TOFN podcast: Steelers LB Jack Ham revisits the Immaculate Reception

Jack Ham didn’t see the Immaculate Reception live. He recalled sitting on the Pittsburgh bench at the time cutting the tape off his cleats in anticipation of a 7-6 loss. But he recalls seeing the winning touchdown pass over and over and over again on tape.

There was something immaculate about the start of the sprint through the 1970s that crowned the Pittsburgh Steelers the team of the decade.

That would be the “Immaculate Reception” – a play that delivered the Steelers the first playoff victory in the 39-year history of the franchise.

Hall of Fame linebacker Jack Ham visits the Talk of Fame Network this week as part of our “5 Games” series of podcasts highlighting five significant games in his career. Tony Dungy, Willie Lanier and Tom Flores have previously been featured on the “5 Games” podcast.

The first stop in Ham’s five games is the Immaculate Reception game, Pittsburgh’s 13-7 victory over the Oakland Raiders in the 1972 AFC semifinals thanks to a 60-yard touchdown reception by Franco Harris on fourth-and 10 in the closing seconds. That play remains shrouded in controversy almost 50 years later – did the deflected pass bounce off Oakland safety Jack Tatum or Pittsburgh running back Frenchy Fuqua?

Ham didn’t see the play live. He recalled sitting on the Pittsburgh bench at the time cutting the tape off his cleats in anticipation of a 7-6 loss. But he recalls seeing the winning touchdown pass over and over and over again on tape.

“I will always say it was a good catch,” Ham said. “If you run that play back frame-by-frame -- and I’m sure a lot of people have – that is a close one to call. In today’s day and age, it would be the call-on-the-field stands. It was such a close, close call. That is still very difficult to see whether in fact Tatum hit that ball or not.”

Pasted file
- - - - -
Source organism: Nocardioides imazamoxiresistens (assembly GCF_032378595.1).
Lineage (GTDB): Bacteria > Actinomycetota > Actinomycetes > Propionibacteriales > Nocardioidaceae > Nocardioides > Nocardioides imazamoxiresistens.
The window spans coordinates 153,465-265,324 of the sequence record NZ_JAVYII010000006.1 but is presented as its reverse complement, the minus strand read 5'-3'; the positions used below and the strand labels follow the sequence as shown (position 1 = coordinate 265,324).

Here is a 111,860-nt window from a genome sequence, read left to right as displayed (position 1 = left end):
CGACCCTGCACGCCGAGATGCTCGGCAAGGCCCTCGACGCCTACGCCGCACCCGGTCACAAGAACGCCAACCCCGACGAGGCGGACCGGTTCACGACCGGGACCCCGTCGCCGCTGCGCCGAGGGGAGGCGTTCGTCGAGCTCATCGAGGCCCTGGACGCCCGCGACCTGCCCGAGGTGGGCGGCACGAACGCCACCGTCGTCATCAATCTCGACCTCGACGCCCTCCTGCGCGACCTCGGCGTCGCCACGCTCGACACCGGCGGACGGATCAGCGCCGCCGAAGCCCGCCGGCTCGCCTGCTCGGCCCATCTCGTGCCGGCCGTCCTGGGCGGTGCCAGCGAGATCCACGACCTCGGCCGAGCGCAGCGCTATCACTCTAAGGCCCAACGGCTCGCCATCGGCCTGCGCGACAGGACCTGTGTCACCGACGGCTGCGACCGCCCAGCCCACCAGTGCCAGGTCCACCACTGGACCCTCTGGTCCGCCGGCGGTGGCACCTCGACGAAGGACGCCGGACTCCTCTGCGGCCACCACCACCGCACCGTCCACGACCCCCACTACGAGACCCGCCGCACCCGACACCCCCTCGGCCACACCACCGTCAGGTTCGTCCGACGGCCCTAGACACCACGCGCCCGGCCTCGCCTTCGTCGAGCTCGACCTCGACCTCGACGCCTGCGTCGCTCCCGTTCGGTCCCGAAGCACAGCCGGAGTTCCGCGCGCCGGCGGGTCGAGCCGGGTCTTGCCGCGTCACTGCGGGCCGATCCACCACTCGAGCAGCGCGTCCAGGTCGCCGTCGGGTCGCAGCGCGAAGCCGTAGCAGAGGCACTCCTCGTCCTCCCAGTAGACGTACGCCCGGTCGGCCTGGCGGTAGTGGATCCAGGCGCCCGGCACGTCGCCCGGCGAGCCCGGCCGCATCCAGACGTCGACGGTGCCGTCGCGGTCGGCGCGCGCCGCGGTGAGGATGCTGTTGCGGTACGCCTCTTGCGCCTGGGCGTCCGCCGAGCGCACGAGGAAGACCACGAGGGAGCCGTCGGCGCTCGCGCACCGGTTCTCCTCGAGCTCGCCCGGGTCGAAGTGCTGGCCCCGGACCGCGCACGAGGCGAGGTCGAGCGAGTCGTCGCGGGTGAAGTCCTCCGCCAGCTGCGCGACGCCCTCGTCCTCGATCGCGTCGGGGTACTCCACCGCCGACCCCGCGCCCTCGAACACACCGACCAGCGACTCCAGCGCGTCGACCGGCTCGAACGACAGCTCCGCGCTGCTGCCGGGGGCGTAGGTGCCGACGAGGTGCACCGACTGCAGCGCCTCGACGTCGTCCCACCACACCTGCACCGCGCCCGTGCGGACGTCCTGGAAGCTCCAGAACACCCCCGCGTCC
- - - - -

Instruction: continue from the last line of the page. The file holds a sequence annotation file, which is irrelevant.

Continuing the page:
It was so close a call that it took officials better than 15 minutes to study replays and determine that the play was in fact a touchdown.

“With all the euphoria on the field, I didn’t think the officials would have the guts to call that an incomplete pass or a deflection,” Ham said. “Self-preservation is our most natural instinct and I think the referees on that play decided that was the case.”

Ham went on to become one of the game’s greatest linebackers, earning a spot on the NFL’s 75th anniversary team. But he almost didn’t make it to Pittsburgh. Ham revealed the two teams that told him they would draft him in the first round of the 1971 NFL draft – but did not, allowing him to slide to the Steelers in the second round. Ham also talks about how the NFL draft paved the path to the franchise’s dynasty, the light bulb going on that season for what would become the Steel Curtain defensive unit and what that victory over the Raiders told the Steelers about themselves.

“It told us we were on our way, that the arrow was pointing up for this team and this franchise to win a game like that,” Ham said. “It set the tone for this football team and gave us the confidence you need to have in winning a playoff game. It gave us that kind of experience for a young football team to carry forward. We always felt the arrow was pointing up.”

In the next podcast, we’ll talk with Ham about the most significant game by the Steelers in the 1970 decade – their 1974 AFC championship game victory in Oakland over the Raiders. Subscribe to our podcast and listen for free at @ iTunes or VokalNow.com

VoKalNow:

https://vokalnow.com/audio/1583

iTunes:

https://itunes.apple.com/us/podcast/talk-of-fame-podcast/id1337217347?mt=2

Comments